Ad agencies and holding companies need a Plan B – so just exactly what is that?

As prospects remain uncertain in 2018, Michael Farmer argues holding companies should focus on rebuilding, not squeezing, their agencies 

We’re all familiar with the concept of ‘Plan B’. It emerges out of the haze when Plan A has self-destructed for one of a thousand reasons.

It’s when an unexpected snowstorm cancels our flight. When you have to scrub a key meeting. Too bad. On to Plan B, even if there is no Plan B – we’ll have to improvise.

So it is for ad agencies and holding companies today. Plan A is not working. Profits and growth are drying up, and it’s hard to recruit and retain talent.

Agencies are no longer seen as valuable strategic partners. Agency work has become executional in nature. Fees are commodity-like for creative and media agencies. Holding company prospects are uncertain. Something has fundamentally changed in the marketplace. Do we work harder on Plan A, or do we need a Plan B?

For agencies, Plan A was born during the heady media commission days, when TV advertising was new, and the consumer economy was accelerating in top gear. Highly creative TV and print ads excited agency clients, who (encouraged by their agencies) spent vast sums on media, showcasing agency work.

The better the creativity, the more clients spent on media and the better their brands performed. Creativity plus media spend generated positive results. Creativity plus media spend made agencies rich and successful.

Plan A for the holding companies was different. They acquired agencies who were commercially successful but poor at managing their operations. Agencies frittered away their high commission-based income. Agencies over-invested in headcounts, salaries and overheads. They underperformed in margin generation. They could be squeezed for better profit performance through holding company-imposed budgets.

These two Plan A’s were colossally successful for decades, through the ‘60’s, ‘70’s, ‘80’s and ‘90’s, but they fell on their face in the 2000’s. Brand growth slowed, and no amount of Plan A creativity made the slightest dent in brand performance. Globalisation, Millennials, e-commerce, procurement and fragmented digital and social media stopped Plan A success in its tracks.

Plan A cost-squeezing by the holding companies ran its course, and surplus agency resources disappeared in 2005, leaving agencies with inadequate headcounts and underpaid resources to deal with their clients’ complicated brand stagnation problems. Clients cut back on spend and invested in in-house agencies. Holding companies innovated with holding company relationships, but agency squeezing remained their primary strategy.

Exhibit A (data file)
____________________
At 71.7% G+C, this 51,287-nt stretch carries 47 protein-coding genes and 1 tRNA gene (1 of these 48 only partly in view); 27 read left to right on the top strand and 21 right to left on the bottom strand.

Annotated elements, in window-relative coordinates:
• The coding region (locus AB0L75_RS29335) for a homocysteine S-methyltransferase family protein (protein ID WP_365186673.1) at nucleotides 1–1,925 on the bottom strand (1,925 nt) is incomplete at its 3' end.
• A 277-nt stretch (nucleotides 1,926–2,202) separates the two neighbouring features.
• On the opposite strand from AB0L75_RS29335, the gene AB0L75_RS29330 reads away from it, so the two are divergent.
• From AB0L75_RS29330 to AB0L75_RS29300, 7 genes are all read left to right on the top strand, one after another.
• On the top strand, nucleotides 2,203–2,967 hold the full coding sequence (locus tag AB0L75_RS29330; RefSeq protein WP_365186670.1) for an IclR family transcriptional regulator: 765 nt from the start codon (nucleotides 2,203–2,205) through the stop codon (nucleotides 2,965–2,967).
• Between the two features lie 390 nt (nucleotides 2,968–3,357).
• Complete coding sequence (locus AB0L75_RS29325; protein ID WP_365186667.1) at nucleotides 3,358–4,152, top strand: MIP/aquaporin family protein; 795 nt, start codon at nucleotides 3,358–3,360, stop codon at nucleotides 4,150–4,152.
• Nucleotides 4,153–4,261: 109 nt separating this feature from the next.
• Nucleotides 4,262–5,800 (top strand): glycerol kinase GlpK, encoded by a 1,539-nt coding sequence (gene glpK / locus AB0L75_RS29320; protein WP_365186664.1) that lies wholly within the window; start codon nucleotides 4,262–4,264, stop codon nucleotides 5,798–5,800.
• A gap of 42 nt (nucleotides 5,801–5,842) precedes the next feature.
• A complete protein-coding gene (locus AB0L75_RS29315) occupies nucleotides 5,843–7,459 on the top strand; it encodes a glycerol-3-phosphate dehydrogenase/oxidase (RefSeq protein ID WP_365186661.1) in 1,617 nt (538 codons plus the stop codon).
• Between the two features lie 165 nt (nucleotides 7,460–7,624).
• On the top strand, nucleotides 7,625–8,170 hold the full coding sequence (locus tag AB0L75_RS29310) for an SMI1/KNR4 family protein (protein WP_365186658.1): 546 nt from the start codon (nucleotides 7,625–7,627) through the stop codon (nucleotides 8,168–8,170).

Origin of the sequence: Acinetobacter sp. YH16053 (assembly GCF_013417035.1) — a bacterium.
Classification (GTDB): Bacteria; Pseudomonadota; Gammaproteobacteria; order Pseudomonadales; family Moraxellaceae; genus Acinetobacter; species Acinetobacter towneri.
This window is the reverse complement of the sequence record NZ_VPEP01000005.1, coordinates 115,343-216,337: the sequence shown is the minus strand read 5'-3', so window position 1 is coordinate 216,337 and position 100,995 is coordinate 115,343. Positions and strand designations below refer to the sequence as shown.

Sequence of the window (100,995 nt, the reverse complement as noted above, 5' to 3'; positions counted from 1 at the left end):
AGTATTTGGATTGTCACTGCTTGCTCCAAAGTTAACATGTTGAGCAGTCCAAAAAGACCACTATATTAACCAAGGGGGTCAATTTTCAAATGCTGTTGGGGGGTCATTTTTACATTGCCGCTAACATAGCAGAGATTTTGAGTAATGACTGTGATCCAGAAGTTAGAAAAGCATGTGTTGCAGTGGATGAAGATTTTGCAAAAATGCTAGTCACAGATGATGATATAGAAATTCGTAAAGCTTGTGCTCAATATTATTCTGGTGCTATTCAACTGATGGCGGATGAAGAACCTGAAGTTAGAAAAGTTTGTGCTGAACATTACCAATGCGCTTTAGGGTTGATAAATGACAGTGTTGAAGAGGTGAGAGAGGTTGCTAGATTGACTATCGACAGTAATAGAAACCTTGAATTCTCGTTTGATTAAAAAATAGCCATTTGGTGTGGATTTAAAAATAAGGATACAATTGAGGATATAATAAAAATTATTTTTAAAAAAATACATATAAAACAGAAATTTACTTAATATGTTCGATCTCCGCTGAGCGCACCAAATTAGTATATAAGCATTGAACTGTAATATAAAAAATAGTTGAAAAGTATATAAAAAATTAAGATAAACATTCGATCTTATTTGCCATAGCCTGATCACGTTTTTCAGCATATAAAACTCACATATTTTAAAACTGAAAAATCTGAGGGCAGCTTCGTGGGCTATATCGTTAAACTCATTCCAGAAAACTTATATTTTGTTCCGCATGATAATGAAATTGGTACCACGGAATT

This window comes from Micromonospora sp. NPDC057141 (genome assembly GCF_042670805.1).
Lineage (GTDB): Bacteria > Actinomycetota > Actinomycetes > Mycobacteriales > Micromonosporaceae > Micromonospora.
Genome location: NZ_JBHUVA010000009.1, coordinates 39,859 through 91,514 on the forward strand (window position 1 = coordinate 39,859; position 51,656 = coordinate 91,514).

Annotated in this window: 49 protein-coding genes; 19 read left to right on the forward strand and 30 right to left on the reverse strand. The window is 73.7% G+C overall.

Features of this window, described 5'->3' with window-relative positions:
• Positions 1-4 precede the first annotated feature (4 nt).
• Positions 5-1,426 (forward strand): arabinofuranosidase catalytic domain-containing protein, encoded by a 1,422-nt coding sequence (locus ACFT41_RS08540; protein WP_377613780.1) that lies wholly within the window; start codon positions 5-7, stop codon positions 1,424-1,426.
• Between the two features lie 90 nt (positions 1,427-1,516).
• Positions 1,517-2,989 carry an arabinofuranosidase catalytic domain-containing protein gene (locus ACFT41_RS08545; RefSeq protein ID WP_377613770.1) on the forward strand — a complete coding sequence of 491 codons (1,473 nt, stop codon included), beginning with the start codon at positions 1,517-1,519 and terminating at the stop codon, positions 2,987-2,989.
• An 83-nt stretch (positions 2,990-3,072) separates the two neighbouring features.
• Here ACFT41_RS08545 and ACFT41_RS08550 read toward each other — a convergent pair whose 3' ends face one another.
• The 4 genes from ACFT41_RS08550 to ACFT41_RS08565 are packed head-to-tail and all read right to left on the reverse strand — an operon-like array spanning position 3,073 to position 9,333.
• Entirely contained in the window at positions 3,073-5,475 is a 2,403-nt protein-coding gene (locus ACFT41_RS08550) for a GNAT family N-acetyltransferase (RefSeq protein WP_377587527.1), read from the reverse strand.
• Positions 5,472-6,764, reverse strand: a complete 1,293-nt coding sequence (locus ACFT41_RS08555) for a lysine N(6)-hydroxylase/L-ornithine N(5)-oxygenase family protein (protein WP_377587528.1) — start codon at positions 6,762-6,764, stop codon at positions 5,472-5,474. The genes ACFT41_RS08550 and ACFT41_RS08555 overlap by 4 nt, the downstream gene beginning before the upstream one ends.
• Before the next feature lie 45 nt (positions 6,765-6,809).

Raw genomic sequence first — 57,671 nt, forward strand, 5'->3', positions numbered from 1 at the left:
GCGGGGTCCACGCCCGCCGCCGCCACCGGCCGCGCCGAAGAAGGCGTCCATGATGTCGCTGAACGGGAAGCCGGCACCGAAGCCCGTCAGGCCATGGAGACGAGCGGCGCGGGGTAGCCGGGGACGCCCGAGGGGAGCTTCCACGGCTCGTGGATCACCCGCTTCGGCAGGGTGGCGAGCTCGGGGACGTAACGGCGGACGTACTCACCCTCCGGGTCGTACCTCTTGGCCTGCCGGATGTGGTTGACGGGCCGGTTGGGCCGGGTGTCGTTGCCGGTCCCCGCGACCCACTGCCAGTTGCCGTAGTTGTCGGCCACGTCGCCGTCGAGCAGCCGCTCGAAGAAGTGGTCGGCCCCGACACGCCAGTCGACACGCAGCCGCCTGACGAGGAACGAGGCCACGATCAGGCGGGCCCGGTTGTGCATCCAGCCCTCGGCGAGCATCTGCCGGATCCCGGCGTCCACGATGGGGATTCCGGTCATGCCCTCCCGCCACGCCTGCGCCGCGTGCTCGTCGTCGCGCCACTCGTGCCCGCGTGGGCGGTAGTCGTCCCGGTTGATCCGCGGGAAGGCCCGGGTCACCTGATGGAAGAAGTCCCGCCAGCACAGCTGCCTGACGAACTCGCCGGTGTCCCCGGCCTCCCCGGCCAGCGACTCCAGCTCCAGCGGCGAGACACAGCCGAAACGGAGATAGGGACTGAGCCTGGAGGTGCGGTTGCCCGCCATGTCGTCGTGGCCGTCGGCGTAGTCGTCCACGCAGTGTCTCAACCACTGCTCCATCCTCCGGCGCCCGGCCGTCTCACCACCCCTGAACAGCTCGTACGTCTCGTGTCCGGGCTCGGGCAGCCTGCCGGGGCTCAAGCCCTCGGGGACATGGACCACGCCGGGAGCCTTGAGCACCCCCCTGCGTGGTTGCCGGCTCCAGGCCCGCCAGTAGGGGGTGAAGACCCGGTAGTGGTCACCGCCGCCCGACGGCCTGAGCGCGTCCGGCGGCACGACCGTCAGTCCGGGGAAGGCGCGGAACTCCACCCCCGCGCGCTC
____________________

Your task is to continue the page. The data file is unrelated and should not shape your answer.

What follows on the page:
Plan A has played itself out for ad agencies and holding companies. Plan A strategies will not generate growth or positive returns in the future, and those agencies and holding companies who continue down Plan A pathways will pay a heavy price, indeed.

Time for Plan B.

Plan B must focus on restoring client brand growth. Lessons can be learned from the consulting firms, whose Plan A’s always involved 1) figuring out why clients underperform and 2) carrying out multifaceted action plans to correct the underperformance.

‘Analytical creativity’ served the consultants well. Agencies who poo-poo consultants for being uncreative need to take a harder look at the facts.

Market success for the consultants has given them consistent growth over the past 30 years and the ability to pay handsome salaries and bonuses – something that the cost-reduced Plan A agencies have not succeeded in doing. The consultants’ acquisition of media and creative capabilities poses a genuine competitive threat, since these new skills are being added to their existing analytical and problem-solving skills.

Plan B for agencies requires a consulting-like makeover in thinking, purpose and skills. It will take strong CEO leadership to bring this about.

What about the holding companies? They cannot keep squeezing while their agencies rebuild along new lines. Holding companies need their own Plan B’s, and this should involve helping their agencies become Plan B successes.

Holding companies could, for example, declare that the sole purpose of their agencies is to help clients improve brand performance. They could declare as a matter of policy that their agencies will be paid for all the work they do – not for some guesstimate of how many FTEs the client is prepared to pay for.

Holding companies will have to re-educate their investors to lower expectations for near-term growth. It’s a time to sell ‘rebuilding’.

It’s also a time to mourn the end of Plan A.

Mourning is appropriate – the loss is real, and the glorious past should be remembered and celebrated. Life will go on in new and different ways … with Plan B’s instead of Plan A’s. Plan A is dead. Long live Plan B.

Michael Farmer is chairman and CEO of Farmer & Company LLC, and author of the award-winning book Madison Avenue Manslaughter: an inside view of fee-cutting clients, profit-hungry owners and declining ad agencies


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